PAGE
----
An expert panel with physicians, psychiatrist, and a parent of a child with an autoinflammatory disease respond to audience questions during the “Managing your Autoinflammatory Disease: Lifestyle and Wellness Workshop,” which took place on April 28, 2018, at Boston Children’s Hospital in Waltham, MA.
Watch the video or read the transcript below. Take a look at other videos from this workshop.
The transcript has been edited for clarity.
Audience 1: What do you see in the future? Our son right now is suffering from CAPS and is on Ilaris…it works, but is there research on types of other medications or are we stuck with this for now? Continue reading Experts respond to questions about autoinflammatory diseases
She had headaches for many years. She visited multiple doctors, including her primary care physician, a neurologist, a pain clinic, and even a headache specialist, but she was unable to find an effective treatment. Over time she developed additional symptoms, including unexplained rashes and abdominal pain. When a close family member was diagnosed with an autoinflammatory disease, she was referred to my clinic to see if she, too, had one of these rare illnesses. Continue reading Your headaches…are they autoinflammatory?
Autoinflammatory diseases are diverse: they are caused by different genes, present at various stages in life, and cause a variety of symptoms. Even in patients with the same disease, such as familial Mediterranean fever (FMF), attacks may differ widely; some can have severe abdominal pain while others develop headaches. As a result, measuring disease activity–how active the disease is and how severely the patient is affected–has been quite difficult.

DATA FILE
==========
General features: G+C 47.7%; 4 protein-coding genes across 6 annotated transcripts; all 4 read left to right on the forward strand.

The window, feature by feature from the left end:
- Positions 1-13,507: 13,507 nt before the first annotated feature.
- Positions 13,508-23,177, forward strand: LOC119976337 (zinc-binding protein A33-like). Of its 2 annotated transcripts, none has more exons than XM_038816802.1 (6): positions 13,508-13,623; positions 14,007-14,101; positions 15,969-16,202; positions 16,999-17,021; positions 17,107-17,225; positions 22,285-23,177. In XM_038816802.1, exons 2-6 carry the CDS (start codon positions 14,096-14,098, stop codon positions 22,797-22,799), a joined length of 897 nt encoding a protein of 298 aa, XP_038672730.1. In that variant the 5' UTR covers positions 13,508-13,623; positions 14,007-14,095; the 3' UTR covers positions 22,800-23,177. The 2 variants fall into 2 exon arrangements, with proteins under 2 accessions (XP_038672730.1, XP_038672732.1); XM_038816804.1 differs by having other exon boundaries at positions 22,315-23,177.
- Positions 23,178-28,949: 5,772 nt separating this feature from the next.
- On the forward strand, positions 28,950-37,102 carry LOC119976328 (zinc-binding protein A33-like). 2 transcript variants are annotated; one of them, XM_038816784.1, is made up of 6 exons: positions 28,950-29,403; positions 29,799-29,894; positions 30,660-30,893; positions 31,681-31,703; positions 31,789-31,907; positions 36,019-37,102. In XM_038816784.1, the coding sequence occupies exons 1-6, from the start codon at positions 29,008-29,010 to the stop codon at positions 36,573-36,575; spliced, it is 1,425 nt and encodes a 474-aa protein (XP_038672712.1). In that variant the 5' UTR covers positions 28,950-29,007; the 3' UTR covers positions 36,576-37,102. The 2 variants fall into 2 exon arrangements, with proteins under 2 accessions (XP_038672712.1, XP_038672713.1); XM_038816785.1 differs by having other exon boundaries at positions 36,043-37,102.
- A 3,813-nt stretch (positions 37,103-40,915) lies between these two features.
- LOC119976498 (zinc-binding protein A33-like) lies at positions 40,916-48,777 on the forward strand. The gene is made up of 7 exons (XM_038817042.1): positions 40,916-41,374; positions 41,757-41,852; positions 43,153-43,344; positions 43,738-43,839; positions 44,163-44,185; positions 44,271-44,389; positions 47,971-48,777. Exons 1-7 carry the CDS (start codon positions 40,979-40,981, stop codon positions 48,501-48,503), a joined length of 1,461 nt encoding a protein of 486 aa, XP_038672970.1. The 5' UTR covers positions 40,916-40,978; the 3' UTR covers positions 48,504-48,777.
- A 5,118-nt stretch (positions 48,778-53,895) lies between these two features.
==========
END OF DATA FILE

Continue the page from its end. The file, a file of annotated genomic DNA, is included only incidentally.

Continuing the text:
Continue reading Measuring disease activity
Autoinflammatory diseases are a relatively new category of illnesses caused by disorders of one arm of the immune system. Many of these diseases are characterized by recurrent fevers, rash, chest and abdominal pain, and evidence of systemic inflammation on blood tests; these manifestations often mimic infectious or other illnesses, and it may take several years for the diagnosis to be made.
Most autoinflammatory diseases are genetic (inherited), start in childhood, and persist throughout adult life. These diseases are often present in several members of a family. Other autoinflammatory diseases appear to be acquired, perhaps due to the interplay of genetic and environmental factors, and can present at any time during childhood or adulthood.
The list of autoinflammatory diseases continues to grow every month. Here is a list of the autoinflammatory diseases as they stand so far:
- Familial Mediterranean Fever (FMF)
- TNF receptor associated periodic syndrome (TRAPS)
- Hyperimmunoglobulin-D syndrome (Hyper-IgD syndrome, HIDS, also known as mevalonate kinase deficiency, MVK)
- Cryopyrin-associated periodic syndromes (CAPS):
- Familial cold autoinflammatory syndrome (FCAS, also known as familial cold urticaria)
- Muckle-Wells syndrome
- Neonatal onset multisystem inflammatory disease (NOMID, also known as CINCA)
- Deficiency of the interleukin-1-receptor antagonist (DIRA)
- Deficiency of the interleukin-36-receptor antagonist (DITRA)
- Periodic fever, aphthous stomatitis, pharyngitis and adenitis (PFAPA)
- Blau syndrome
- Pyogenic sterile arthritis, Pyoderma gangrenosum, Acne (PAPA)
- Synovitis, acne, pustulosis, hyperostosis, and osteitis syndrome (SAPHO)
- Adult-onset Still’s disease (AOSD)
- Macrophage activation syndrome (MAS)
- Behcet’s disease
- Schnitzler’s syndrome
- Chronic recurrent multifocal osteomyelitis (CRMO, also known as chronic non bacterial osteomyelitis (CNO))
- Deficiency of adenosine deaminase 2 (DADA2)
- STING-associated vasculopathy of infancy (SAVI)